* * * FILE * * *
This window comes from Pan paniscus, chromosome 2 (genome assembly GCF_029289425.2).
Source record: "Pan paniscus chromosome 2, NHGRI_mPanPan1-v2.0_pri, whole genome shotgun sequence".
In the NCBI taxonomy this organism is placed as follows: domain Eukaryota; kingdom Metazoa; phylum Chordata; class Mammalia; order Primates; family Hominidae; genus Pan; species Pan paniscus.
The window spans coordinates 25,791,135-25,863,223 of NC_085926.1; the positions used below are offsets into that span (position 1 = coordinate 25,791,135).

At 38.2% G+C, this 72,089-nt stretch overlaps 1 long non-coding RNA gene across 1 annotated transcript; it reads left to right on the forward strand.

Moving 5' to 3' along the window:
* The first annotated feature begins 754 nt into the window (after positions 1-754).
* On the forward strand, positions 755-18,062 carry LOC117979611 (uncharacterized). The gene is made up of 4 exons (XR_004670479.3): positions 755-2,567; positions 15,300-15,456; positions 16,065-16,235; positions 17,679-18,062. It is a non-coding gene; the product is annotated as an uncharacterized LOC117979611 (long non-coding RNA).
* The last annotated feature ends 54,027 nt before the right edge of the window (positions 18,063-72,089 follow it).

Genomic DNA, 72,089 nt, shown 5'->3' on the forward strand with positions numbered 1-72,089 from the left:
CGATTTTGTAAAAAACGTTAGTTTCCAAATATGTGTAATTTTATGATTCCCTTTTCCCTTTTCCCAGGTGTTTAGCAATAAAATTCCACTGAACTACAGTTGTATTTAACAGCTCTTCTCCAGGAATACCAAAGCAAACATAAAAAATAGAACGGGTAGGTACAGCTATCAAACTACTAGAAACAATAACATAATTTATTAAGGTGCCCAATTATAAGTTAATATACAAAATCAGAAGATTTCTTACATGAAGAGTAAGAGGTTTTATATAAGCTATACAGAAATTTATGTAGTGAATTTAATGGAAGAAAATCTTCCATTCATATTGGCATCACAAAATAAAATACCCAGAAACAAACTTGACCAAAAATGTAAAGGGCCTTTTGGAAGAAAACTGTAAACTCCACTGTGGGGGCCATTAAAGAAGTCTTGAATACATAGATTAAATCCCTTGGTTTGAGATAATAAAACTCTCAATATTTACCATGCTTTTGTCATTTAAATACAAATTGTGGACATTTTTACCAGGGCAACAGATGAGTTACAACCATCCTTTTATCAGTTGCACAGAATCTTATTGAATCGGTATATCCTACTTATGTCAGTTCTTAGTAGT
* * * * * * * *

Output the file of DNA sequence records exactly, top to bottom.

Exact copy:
This window comes from Pan paniscus, chromosome 2 (genome assembly GCF_029289425.2).
Source record: "Pan paniscus chromosome 2, NHGRI_mPanPan1-v2.0_pri, whole genome shotgun sequence".
In the NCBI taxonomy this organism is placed as follows: domain Eukaryota; kingdom Metazoa; phylum Chordata; class Mammalia; order Primates; family Hominidae; genus Pan; species Pan paniscus.
The window spans coordinates 25,791,135-25,863,223 of NC_085926.1; the positions used below are offsets into that span (position 1 = coordinate 25,791,135).

At 38.2% G+C, this 72,089-nt stretch overlaps 1 long non-coding RNA gene across 1 annotated transcript; it reads left to right on the forward strand.

Moving 5' to 3' along the window:
* The first annotated feature begins 754 nt into the window (after positions 1-754).
* On the forward strand, positions 755-18,062 carry LOC117979611 (uncharacterized). The gene is made up of 4 exons (XR_004670479.3): positions 755-2,567; positions 15,300-15,456; positions 16,065-16,235; positions 17,679-18,062. It is a non-coding gene; the product is annotated as an uncharacterized LOC117979611 (long non-coding RNA).
* The last annotated feature ends 54,027 nt before the right edge of the window (positions 18,063-72,089 follow it).

Genomic DNA, 72,089 nt, shown 5'->3' on the forward strand with positions numbered 1-72,089 from the left:
CGATTTTGTAAAAAACGTTAGTTTCCAAATATGTGTAATTTTATGATTCCCTTTTCCCTTTTCCCAGGTGTTTAGCAATAAAATTCCACTGAACTACAGTTGTATTTAACAGCTCTTCTCCAGGAATACCAAAGCAAACATAAAAAATAGAACGGGTAGGTACAGCTATCAAACTACTAGAAACAATAACATAATTTATTAAGGTGCCCAATTATAAGTTAATATACAAAATCAGAAGATTTCTTACATGAAGAGTAAGAGGTTTTATATAAGCTATACAGAAATTTATGTAGTGAATTTAATGGAAGAAAATCTTCCATTCATATTGGCATCACAAAATAAAATACCCAGAAACAAACTTGACCAAAAATGTAAAGGGCCTTTTGGAAGAAAACTGTAAACTCCACTGTGGGGGCCATTAAAGAAGTCTTGAATACATAGATTAAATCCCTTGGTTTGAGATAATAAAACTCTCAATATTTACCATGCTTTTGTCATTTAAATACAAATTGTGGACATTTTTACCAGGGCAACAGATGAGTTACAACCATCCTTTTATCAGTTGCACAGAATCTTATTGAATCGGTATATCCTACTTATGTCAGTTCTTAGTAGT